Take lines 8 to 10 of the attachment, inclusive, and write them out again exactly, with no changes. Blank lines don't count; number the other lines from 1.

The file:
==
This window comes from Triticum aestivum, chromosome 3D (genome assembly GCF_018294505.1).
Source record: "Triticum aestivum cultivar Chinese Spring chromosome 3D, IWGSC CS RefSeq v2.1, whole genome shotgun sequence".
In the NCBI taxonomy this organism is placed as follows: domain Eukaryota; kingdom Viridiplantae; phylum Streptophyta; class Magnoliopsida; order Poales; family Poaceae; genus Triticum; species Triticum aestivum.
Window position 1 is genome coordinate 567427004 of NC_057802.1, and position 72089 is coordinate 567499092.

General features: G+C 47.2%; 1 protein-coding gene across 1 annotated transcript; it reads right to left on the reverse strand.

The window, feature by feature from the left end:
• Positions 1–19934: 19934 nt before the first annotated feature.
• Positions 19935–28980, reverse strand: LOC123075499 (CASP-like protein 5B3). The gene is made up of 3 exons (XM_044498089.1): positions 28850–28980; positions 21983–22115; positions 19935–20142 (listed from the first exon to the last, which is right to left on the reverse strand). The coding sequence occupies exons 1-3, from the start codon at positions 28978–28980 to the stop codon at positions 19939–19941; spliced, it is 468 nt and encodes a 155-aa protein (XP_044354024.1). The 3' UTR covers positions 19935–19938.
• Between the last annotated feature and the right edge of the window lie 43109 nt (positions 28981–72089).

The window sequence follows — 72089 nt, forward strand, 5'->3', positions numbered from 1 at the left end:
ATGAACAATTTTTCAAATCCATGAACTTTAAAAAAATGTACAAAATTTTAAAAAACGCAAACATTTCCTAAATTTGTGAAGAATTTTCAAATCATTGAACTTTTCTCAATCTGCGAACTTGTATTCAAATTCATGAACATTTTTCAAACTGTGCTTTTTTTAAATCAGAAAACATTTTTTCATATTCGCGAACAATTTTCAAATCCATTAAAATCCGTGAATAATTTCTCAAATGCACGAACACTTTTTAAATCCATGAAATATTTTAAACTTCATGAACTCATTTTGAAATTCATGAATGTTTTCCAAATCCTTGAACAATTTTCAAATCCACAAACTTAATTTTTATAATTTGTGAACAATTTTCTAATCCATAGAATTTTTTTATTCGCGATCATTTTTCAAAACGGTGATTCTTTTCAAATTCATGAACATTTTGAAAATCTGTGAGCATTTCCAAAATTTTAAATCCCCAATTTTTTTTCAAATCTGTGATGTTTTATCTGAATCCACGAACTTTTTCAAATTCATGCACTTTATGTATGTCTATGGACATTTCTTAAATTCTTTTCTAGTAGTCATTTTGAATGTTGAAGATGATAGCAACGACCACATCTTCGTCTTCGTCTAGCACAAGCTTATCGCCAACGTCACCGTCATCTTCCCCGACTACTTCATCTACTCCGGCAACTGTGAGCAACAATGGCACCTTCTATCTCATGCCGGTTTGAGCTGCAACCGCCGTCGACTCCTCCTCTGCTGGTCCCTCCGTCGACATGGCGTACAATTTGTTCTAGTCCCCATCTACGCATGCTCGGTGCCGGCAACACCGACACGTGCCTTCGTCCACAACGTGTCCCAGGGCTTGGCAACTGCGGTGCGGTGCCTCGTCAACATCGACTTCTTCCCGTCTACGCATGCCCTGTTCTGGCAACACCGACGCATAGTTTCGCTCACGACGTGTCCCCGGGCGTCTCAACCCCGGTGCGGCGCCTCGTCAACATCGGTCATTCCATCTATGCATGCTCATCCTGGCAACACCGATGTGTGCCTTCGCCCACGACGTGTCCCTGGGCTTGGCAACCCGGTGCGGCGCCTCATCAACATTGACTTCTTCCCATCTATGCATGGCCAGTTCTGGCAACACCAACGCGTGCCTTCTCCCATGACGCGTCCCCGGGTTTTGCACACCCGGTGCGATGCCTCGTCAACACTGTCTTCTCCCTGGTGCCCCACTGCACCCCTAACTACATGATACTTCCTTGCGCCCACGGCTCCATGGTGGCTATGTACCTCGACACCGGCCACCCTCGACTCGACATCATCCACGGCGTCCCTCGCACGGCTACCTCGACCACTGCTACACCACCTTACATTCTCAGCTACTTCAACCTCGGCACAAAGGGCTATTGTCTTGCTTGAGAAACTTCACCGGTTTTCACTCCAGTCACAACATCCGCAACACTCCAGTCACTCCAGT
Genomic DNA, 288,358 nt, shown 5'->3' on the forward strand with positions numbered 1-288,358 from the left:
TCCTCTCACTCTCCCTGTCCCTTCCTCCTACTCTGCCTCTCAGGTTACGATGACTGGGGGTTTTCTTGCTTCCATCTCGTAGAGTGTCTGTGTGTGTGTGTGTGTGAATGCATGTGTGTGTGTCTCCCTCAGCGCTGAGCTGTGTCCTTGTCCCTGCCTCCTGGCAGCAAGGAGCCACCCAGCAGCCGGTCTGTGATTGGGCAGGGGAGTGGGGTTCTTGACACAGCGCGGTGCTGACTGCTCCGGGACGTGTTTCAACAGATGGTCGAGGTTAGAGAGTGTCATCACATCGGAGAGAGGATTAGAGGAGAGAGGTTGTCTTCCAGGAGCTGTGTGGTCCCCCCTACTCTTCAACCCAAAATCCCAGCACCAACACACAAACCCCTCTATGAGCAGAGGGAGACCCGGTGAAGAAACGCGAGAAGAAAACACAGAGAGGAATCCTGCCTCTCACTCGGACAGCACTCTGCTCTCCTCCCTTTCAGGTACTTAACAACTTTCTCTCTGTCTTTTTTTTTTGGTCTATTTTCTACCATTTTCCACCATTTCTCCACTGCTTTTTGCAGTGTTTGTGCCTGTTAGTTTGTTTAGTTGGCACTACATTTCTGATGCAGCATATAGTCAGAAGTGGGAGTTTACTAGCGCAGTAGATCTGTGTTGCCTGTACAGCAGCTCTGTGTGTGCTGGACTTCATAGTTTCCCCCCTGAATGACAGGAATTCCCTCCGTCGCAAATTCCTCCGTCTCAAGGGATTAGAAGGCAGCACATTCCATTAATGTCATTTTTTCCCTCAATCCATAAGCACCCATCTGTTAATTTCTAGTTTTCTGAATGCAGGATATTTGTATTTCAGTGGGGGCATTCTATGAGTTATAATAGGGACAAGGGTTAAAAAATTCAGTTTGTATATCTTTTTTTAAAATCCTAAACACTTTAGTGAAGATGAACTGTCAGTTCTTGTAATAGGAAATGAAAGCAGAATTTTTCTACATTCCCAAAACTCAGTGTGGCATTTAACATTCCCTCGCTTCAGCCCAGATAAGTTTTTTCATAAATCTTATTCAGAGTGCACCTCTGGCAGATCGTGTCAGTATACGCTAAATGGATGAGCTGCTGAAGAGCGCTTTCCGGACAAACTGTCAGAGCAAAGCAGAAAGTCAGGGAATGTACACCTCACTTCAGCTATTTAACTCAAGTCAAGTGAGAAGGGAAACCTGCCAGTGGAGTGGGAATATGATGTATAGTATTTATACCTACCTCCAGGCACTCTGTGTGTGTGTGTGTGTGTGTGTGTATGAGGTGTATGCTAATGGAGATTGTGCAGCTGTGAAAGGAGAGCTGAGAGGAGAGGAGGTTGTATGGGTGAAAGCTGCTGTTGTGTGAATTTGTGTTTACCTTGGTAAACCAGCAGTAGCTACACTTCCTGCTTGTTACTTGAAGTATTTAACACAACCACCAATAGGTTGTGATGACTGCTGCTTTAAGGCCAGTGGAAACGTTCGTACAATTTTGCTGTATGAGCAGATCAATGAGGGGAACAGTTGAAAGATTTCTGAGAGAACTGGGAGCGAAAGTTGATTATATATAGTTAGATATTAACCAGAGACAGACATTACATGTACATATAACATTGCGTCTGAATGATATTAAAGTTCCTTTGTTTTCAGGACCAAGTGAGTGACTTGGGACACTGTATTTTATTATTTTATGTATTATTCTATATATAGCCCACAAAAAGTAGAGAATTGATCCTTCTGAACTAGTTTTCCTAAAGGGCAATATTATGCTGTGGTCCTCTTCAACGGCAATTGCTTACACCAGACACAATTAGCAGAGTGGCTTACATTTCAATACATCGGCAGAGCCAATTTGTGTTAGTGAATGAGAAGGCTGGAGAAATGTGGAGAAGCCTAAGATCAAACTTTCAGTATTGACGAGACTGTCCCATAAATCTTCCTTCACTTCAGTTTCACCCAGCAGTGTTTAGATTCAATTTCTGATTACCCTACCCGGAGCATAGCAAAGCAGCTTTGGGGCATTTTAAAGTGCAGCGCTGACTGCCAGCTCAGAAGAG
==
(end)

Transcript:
• Positions 19935–28980, reverse strand: LOC123075499 (CASP-like protein 5B3). The gene is made up of 3 exons (XM_044498089.1): positions 28850–28980; positions 21983–22115; positions 19935–20142 (listed from the first exon to the last, which is right to left on the reverse strand). The coding sequence occupies exons 1-3, from the start codon at positions 28978–28980 to the stop codon at positions 19939–19941; spliced, it is 468 nt and encodes a 155-aa protein (XP_044354024.1). The 3' UTR covers positions 19935–19938.
• Between the last annotated feature and the right edge of the window lie 43109 nt (positions 28981–72089).

The window sequence follows — 72089 nt, forward strand, 5'->3', positions numbered from 1 at the left end: